The far-right social movement, PEGIDA (Patriotic Europeans against the Islamization of the West), originated in Germany and has allies in neighboring European countries. PEGIDA’s political agenda builds on orientalist and derogatory depictions of Muslims and people of color that can be traced back to German colonial history. Following the cases of violent sexual harassment, assaults, and rape in Cologne during new year’s celebrations in 2016, public debate turned towards immigration from Muslim-majority countries. News reports pointing to the perpetrators as Muslims further inflamed such tensions, as popular rhetoric linked the events to immigration policy. Such attacks have been instrumentalized for political purposes. Focusing on perpetrators as refugee Muslim men of color fed the growing narrative that a person’s “cultural background was accountable for the crime:” a cultural racist argument. Dr. Aleksandra Lewicki, a political sociologist writes, these debates rest on the “racialization of violent behavior which is constructed as more “intrinsic‘ to Islamic cultures.” Additionally, Germany’s right-wing populist party, Alternative fÃ¼r Deutschland (AfD), whose party manifesto states that “Islam does not belong in Germany,” has also demanded the ban of “symbols of Islamic domination in public,” including minarets, the call to prayer, and the full face veil.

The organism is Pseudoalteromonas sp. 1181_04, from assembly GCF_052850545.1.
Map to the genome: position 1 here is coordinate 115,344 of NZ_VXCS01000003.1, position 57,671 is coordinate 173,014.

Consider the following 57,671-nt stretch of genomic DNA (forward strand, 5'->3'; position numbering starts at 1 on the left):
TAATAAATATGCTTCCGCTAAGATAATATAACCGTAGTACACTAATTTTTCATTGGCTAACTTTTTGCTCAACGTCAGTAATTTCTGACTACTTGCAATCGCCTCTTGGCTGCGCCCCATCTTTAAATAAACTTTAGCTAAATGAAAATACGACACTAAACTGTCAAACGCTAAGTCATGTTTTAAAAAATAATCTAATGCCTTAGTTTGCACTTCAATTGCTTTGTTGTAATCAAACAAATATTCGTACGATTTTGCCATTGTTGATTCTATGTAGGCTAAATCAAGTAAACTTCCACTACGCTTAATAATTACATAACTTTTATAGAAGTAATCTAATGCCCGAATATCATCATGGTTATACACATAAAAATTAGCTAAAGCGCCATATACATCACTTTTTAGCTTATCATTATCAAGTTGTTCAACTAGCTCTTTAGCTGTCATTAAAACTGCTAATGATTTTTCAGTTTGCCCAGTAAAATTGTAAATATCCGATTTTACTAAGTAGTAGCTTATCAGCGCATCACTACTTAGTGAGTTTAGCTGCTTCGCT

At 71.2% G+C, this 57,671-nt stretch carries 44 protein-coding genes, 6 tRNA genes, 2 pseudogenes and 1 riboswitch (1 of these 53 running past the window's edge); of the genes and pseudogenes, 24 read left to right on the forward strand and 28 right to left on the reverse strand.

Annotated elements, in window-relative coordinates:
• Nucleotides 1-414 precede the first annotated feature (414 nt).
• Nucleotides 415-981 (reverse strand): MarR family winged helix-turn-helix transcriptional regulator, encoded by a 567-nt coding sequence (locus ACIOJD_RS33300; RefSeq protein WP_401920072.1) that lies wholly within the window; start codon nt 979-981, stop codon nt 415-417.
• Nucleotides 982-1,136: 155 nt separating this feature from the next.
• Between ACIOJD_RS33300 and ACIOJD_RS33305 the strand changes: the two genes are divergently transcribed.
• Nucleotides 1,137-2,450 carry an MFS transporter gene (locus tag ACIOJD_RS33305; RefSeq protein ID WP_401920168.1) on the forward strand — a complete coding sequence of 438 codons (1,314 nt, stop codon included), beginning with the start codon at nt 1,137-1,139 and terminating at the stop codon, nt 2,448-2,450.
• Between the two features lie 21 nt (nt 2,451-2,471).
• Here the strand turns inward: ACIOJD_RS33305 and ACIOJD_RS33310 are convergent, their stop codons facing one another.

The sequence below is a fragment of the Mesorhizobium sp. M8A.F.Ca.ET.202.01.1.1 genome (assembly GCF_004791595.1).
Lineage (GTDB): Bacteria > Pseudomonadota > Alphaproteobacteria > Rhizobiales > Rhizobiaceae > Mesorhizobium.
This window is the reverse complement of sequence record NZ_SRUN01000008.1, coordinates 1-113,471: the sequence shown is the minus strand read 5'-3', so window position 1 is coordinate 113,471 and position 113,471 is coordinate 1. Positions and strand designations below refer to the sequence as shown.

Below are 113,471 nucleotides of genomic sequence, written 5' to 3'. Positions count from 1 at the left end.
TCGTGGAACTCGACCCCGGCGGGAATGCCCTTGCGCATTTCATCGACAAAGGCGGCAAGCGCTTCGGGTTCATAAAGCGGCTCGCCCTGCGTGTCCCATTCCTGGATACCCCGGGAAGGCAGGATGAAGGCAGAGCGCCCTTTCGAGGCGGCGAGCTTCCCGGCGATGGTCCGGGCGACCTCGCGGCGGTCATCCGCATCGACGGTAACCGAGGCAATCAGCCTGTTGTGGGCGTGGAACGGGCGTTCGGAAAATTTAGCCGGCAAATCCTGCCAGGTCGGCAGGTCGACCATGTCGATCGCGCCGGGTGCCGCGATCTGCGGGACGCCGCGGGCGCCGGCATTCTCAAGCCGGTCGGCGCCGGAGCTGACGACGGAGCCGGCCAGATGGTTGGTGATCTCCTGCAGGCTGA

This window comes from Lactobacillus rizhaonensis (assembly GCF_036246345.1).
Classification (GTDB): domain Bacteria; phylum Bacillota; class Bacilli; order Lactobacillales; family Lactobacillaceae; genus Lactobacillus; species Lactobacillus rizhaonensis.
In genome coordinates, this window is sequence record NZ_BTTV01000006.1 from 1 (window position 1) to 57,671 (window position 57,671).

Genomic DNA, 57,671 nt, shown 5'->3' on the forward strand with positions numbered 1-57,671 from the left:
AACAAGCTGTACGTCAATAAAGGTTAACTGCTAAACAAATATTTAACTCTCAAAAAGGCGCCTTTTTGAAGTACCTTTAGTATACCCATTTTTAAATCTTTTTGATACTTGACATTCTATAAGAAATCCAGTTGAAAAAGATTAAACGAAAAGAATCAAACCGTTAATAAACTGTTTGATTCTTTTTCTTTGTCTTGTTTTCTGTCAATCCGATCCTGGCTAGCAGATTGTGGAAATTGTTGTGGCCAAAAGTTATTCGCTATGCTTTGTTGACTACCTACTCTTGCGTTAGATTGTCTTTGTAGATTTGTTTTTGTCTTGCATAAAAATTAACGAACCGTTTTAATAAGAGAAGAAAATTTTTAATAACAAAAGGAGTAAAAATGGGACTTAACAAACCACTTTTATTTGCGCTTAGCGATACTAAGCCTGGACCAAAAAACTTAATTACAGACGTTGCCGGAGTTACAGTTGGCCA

European anti-Islamization has even taken a hold in Muslim-majority European countries, like Albania. In an effort to be accepted as “European,” Albania has taken active measure to erase its Islamic heritage viewing it as “impediment to joining the European family.” This understanding takes a racial tone as one Albanian politician described the historical conversion of Albanians to Islam as an act of “becoming yellow and black,” clearly using racist markers. These identity markers consider Christianity and whiteness as an integral part of “Western” civilization whereas Islam is viewed as a marker of the backwards “East.”
Anti-Muslim rhetoric has also been instrumentalized in European countries, such as Croatia and the Czech Republic, that have not been affected by large migration or fallen victim to terrorist attacks. These countries have recycled the greater anti-immigrant narratives in the region and far-right movements have all appropriated the anti-Islam discourse in their efforts to “defend” the “old” identity of Europe. Viewing Islam and Muslims as a threat to Europe’s post-enlightenment and secular way of life is a common trend in European countries.